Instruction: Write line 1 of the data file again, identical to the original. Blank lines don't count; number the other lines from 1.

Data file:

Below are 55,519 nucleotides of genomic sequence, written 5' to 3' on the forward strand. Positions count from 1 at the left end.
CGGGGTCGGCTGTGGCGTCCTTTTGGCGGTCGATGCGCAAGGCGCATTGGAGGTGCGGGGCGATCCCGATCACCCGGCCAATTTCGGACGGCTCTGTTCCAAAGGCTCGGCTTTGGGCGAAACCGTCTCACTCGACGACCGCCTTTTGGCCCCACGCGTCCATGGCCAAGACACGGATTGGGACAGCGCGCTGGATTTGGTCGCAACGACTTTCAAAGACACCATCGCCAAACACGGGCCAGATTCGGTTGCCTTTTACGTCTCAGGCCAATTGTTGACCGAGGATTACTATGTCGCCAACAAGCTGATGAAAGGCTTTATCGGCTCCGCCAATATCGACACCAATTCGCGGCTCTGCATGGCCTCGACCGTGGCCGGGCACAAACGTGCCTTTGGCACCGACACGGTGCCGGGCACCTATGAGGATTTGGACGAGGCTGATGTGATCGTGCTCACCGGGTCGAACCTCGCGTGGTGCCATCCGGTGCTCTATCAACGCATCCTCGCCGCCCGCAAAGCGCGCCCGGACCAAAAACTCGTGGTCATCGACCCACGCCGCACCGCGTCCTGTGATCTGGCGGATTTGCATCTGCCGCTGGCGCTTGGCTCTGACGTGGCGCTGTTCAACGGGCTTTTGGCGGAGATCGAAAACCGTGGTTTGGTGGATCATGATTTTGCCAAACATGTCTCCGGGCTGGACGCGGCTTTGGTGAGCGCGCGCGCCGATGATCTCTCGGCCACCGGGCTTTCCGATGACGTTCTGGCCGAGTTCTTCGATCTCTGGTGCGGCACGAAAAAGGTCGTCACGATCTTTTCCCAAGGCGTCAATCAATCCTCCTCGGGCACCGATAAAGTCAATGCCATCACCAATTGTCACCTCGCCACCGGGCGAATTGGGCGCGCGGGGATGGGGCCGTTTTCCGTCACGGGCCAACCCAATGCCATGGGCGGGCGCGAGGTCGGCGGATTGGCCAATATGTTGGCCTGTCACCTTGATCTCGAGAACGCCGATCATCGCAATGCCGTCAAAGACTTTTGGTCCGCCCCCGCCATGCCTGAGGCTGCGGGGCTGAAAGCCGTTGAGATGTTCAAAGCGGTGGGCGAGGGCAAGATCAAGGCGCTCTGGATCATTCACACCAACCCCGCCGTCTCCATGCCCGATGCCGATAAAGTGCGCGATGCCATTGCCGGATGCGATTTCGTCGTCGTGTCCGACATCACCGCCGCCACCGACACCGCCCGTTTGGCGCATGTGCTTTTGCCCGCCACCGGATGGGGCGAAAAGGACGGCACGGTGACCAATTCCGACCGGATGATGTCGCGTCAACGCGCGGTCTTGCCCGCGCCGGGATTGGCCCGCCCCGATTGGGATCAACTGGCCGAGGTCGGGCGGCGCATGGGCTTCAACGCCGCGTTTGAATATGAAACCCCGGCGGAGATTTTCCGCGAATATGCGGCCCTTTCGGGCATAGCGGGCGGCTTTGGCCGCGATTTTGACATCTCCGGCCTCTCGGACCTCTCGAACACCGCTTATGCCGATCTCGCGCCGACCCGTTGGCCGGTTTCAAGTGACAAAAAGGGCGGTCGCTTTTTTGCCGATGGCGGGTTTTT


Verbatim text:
Below are 55,519 nucleotides of genomic sequence, written 5' to 3' on the forward strand. Positions count from 1 at the left end.